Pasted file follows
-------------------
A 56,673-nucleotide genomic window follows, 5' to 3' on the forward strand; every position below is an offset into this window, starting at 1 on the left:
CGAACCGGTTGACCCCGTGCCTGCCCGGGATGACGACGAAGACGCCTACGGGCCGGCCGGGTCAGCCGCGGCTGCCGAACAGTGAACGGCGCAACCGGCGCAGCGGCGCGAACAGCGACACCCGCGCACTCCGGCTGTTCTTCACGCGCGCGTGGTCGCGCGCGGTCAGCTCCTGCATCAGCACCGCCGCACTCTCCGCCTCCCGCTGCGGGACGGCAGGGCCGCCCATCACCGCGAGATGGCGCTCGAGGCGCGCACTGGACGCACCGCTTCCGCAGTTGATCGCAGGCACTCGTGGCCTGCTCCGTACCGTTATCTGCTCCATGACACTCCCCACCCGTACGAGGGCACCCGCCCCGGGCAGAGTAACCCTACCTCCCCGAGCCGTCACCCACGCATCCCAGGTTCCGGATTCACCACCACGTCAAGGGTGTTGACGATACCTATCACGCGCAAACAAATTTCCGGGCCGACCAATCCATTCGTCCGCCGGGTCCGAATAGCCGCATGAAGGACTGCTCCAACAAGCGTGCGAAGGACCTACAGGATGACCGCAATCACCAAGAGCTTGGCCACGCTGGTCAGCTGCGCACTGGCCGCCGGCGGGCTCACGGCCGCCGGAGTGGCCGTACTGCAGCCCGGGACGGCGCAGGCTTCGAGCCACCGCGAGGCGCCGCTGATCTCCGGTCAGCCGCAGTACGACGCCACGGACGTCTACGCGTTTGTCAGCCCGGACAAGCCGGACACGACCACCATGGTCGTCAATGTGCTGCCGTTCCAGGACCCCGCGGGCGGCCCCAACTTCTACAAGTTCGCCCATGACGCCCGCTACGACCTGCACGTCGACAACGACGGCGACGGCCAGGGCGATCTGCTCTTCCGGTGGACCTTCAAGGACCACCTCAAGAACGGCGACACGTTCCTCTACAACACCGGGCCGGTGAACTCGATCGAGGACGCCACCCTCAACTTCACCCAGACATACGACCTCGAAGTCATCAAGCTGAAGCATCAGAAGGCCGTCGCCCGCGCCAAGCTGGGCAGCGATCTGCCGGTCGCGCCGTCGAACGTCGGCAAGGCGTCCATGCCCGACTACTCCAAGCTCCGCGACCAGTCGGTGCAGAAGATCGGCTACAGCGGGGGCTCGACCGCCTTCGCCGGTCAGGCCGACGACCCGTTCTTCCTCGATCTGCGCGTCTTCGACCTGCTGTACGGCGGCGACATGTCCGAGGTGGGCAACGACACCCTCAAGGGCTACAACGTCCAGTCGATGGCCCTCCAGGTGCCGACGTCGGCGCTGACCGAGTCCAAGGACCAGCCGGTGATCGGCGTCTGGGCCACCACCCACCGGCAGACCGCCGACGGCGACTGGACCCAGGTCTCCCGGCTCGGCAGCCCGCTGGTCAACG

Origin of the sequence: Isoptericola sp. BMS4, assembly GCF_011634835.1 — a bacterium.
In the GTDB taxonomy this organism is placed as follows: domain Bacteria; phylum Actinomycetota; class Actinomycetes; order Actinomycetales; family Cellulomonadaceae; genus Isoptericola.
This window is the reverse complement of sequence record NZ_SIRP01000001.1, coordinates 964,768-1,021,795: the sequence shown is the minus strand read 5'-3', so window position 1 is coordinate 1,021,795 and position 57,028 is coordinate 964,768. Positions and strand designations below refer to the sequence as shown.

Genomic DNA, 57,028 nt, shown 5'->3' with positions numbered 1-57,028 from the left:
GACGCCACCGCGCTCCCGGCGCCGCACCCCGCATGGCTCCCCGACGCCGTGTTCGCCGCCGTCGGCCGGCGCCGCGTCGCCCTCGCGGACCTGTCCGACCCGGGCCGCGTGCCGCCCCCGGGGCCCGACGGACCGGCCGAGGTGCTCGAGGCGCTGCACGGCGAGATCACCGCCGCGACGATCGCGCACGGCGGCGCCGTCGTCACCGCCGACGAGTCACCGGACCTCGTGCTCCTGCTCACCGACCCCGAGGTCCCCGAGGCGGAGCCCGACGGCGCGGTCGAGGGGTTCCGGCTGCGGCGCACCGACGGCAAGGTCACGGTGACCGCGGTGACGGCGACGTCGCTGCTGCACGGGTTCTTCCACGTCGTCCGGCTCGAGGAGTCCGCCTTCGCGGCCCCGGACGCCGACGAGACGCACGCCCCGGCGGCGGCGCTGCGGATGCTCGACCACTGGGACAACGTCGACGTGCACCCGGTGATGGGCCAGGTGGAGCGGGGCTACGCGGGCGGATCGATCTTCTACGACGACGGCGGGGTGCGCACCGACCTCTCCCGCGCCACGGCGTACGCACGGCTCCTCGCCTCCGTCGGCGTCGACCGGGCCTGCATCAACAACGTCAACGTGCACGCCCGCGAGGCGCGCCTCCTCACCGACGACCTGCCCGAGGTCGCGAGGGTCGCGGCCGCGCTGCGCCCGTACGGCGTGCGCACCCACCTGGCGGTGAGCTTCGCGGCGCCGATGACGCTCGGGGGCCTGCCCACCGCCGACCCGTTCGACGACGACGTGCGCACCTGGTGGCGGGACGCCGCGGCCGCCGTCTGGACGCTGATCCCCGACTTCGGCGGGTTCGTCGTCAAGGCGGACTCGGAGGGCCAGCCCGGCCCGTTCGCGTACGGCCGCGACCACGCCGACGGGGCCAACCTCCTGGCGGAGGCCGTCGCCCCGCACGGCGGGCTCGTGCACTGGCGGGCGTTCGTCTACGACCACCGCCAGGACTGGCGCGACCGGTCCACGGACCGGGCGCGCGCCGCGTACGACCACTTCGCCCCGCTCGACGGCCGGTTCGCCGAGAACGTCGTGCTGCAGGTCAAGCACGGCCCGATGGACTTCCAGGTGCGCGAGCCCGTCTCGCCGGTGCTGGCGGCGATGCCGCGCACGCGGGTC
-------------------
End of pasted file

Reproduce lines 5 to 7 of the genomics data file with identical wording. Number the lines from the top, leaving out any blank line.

This window is the reverse complement of sequence record NZ_SIRP01000001.1, coordinates 964,768-1,021,795: the sequence shown is the minus strand read 5'-3', so window position 1 is coordinate 1,021,795 and position 57,028 is coordinate 964,768. Positions and strand designations below refer to the sequence as shown.

Genomic DNA, 57,028 nt, shown 5'->3' with positions numbered 1-57,028 from the left:
GACGCCACCGCGCTCCCGGCGCCGCACCCCGCATGGCTCCCCGACGCCGTGTTCGCCGCCGTCGGCCGGCGCCGCGTCGCCCTCGCGGACCTGTCCGACCCGGGCCGCGTGCCGCCCCCGGGGCCCGACGGACCGGCCGAGGTGCTCGAGGCGCTGCACGGCGAGATCACCGCCGCGACGATCGCGCACGGCGGCGCCGTCGTCACCGCCGACGAGTCACCGGACCTCGTGCTCCTGCTCACCGACCCCGAGGTCCCCGAGGCGGAGCCCGACGGCGCGGTCGAGGGGTTCCGGCTGCGGCGCACCGACGGCAAGGTCACGGTGACCGCGGTGACGGCGACGTCGCTGCTGCACGGGTTCTTCCACGTCGTCCGGCTCGAGGAGTCCGCCTTCGCGGCCCCGGACGCCGACGAGACGCACGCCCCGGCGGCGGCGCTGCGGATGCTCGACCACTGGGACAACGTCGACGTGCACCCGGTGATGGGCCAGGTGGAGCGGGGCTACGCGGGCGGATCGATCTTCTACGACGACGGCGGGGTGCGCACCGACCTCTCCCGCGCCACGGCGTACGCACGGCTCCTCGCCTCCGTCGGCGTCGACCGGGCCTGCATCAACAACGTCAACGTGCACGCCCGCGAGGCGCGCCTCCTCACCGACGACCTGCCCGAGGTCGCGAGGGTCGCGGCCGCGCTGCGCCCGTACGGCGTGCGCACCCACCTGGCGGTGAGCTTCGCGGCGCCGATGACGCTCGGGGGCCTGCCCACCGCCGACCCGTTCGACGACGACGTGCGCACCTGGTGGCGGGACGCCGCGGCCGCCGTCTGGACGCTGATCCCCGACTTCGGCGGGTTCGTCGTCAAGGCGGACTCGGAGGGCCAGCCCGGCCCGTTCGCGTACGGCCGCGACCACGCCGACGGGGCCAACCTCCTGGCGGAGGCCGTCGCCCCGCACGGCGGGCTCGTGCACTGGCGGGCGTTCGTCTACGACCACCGCCAGGACTGGCGCGACCGGTCCACGGACCGGGCGCGCGCCGCGTACGACCACTTCGCCCCGCTCGACGGCCGGTTCGCCGAGAACGTCGTGCTGCAGGTCAAGCACGGCCCGATGGACTTCCAGGTGCGCGAGCCCGTCTCGCCGGTGCTGGCGGCGATGCCGCGCACGCGGGTC